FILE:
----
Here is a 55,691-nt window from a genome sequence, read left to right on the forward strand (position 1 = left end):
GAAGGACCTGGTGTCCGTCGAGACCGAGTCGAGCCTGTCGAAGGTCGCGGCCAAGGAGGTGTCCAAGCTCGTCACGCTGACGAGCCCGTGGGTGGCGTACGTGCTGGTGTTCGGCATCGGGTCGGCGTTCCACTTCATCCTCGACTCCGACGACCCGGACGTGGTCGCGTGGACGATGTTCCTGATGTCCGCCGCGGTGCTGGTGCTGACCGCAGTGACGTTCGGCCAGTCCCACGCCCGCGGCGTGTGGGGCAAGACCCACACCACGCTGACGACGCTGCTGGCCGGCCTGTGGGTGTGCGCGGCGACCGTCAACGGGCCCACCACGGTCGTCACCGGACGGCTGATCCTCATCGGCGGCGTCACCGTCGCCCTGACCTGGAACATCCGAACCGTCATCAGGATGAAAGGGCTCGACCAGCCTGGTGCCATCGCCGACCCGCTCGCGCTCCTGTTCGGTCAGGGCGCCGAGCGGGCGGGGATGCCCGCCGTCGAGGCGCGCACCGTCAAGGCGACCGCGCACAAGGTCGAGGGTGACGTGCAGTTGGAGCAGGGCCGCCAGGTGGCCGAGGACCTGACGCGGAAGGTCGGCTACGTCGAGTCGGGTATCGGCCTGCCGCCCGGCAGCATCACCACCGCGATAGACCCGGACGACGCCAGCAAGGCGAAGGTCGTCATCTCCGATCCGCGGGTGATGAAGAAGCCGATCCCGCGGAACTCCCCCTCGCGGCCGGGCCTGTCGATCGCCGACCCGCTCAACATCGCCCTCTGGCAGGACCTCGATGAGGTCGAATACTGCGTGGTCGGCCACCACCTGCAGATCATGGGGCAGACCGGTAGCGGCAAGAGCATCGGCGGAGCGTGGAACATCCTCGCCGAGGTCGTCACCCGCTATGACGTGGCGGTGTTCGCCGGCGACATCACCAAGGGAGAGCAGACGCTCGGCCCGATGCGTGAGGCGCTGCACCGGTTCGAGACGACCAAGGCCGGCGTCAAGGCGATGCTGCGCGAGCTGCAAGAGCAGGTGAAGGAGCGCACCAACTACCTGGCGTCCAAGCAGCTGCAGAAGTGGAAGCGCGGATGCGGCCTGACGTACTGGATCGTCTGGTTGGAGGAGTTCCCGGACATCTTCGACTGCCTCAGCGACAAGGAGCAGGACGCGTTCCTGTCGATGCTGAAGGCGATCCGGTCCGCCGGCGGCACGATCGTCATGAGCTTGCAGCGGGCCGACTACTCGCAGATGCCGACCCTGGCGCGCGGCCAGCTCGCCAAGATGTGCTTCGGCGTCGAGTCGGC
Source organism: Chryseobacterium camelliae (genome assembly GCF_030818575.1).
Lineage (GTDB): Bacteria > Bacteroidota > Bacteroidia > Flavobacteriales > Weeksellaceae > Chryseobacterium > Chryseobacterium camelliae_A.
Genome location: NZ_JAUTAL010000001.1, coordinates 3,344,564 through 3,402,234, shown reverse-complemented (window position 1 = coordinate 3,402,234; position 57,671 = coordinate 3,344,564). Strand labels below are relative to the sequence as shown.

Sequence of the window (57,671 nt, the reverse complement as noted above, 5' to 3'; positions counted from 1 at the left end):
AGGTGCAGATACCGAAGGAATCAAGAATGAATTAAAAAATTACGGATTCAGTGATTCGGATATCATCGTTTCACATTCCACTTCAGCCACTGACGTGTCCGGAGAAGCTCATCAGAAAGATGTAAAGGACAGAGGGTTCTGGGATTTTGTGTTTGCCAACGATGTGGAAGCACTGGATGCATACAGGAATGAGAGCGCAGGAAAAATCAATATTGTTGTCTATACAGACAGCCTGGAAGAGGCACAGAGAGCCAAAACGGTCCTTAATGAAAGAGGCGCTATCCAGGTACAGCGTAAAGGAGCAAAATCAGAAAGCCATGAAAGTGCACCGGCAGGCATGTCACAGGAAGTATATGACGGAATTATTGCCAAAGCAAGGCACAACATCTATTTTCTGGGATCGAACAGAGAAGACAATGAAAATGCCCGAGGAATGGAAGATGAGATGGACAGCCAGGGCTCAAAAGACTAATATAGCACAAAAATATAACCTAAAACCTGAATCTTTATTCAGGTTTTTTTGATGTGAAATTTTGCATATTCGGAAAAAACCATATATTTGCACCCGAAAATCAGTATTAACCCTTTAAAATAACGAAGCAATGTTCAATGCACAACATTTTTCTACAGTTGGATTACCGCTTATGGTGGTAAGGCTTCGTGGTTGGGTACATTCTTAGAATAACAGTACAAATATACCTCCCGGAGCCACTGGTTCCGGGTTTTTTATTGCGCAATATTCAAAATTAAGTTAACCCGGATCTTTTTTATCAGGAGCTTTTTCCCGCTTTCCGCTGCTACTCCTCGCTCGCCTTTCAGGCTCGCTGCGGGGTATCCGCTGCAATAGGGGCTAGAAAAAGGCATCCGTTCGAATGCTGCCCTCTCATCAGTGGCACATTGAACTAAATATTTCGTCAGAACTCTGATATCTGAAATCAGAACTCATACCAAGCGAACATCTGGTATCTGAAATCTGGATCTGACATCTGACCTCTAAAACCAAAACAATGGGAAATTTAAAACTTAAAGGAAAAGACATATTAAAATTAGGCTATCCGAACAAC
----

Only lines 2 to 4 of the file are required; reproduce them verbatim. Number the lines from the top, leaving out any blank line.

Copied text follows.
GAAGGACCTGGTGTCCGTCGAGACCGAGTCGAGCCTGTCGAAGGTCGCGGCCAAGGAGGTGTCCAAGCTCGTCACGCTGACGAGCCCGTGGGTGGCGTACGTGCTGGTGTTCGGCATCGGGTCGGCGTTCCACTTCATCCTCGACTCCGACGACCCGGACGTGGTCGCGTGGACGATGTTCCTGATGTCCGCCGCGGTGCTGGTGCTGACCGCAGTGACGTTCGGCCAGTCCCACGCCCGCGGCGTGTGGGGCAAGACCCACACCACGCTGACGACGCTGCTGGCCGGCCTGTGGGTGTGCGCGGCGACCGTCAACGGGCCCACCACGGTCGTCACCGGACGGCTGATCCTCATCGGCGGCGTCACCGTCGCCCTGACCTGGAACATCCGAACCGTCATCAGGATGAAAGGGCTCGACCAGCCTGGTGCCATCGCCGACCCGCTCGCGCTCCTGTTCGGTCAGGGCGCCGAGCGGGCGGGGATGCCCGCCGTCGAGGCGCGCACCGTCAAGGCGACCGCGCACAAGGTCGAGGGTGACGTGCAGTTGGAGCAGGGCCGCCAGGTGGCCGAGGACCTGACGCGGAAGGTCGGCTACGTCGAGTCGGGTATCGGCCTGCCGCCCGGCAGCATCACCACCGCGATAGACCCGGACGACGCCAGCAAGGCGAAGGTCGTCATCTCCGATCCGCGGGTGATGAAGAAGCCGATCCCGCGGAACTCCCCCTCGCGGCCGGGCCTGTCGATCGCCGACCCGCTCAACATCGCCCTCTGGCAGGACCTCGATGAGGTCGAATACTGCGTGGTCGGCCACCACCTGCAGATCATGGGGCAGACCGGTAGCGGCAAGAGCATCGGCGGAGCGTGGAACATCCTCGCCGAGGTCGTCACCCGCTATGACGTGGCGGTGTTCGCCGGCGACATCACCAAGGGAGAGCAGACGCTCGGCCCGATGCGTGAGGCGCTGCACCGGTTCGAGACGACCAAGGCCGGCGTCAAGGCGATGCTGCGCGAGCTGCAAGAGCAGGTGAAGGAGCGCACCAACTACCTGGCGTCCAAGCAGCTGCAGAAGTGGAAGCGCGGATGCGGCCTGACGTACTGGATCGTCTGGTTGGAGGAGTTCCCGGACATCTTCGACTGCCTCAGCGACAAGGAGCAGGACGCGTTCCTGTCGATGCTGAAGGCGATCCGGTCCGCCGGCGGCACGATCGTCATGAGCTTGCAGCGGGCCGACTACTCGCAGATGCCGACCCTGGCGCGCGGCCAGCTCGCCAAGATGTGCTTCGGCGTCGAGTCGGC
Source organism: Chryseobacterium camelliae (genome assembly GCF_030818575.1).
Lineage (GTDB): Bacteria > Bacteroidota > Bacteroidia > Flavobacteriales > Weeksellaceae > Chryseobacterium > Chryseobacterium camelliae_A.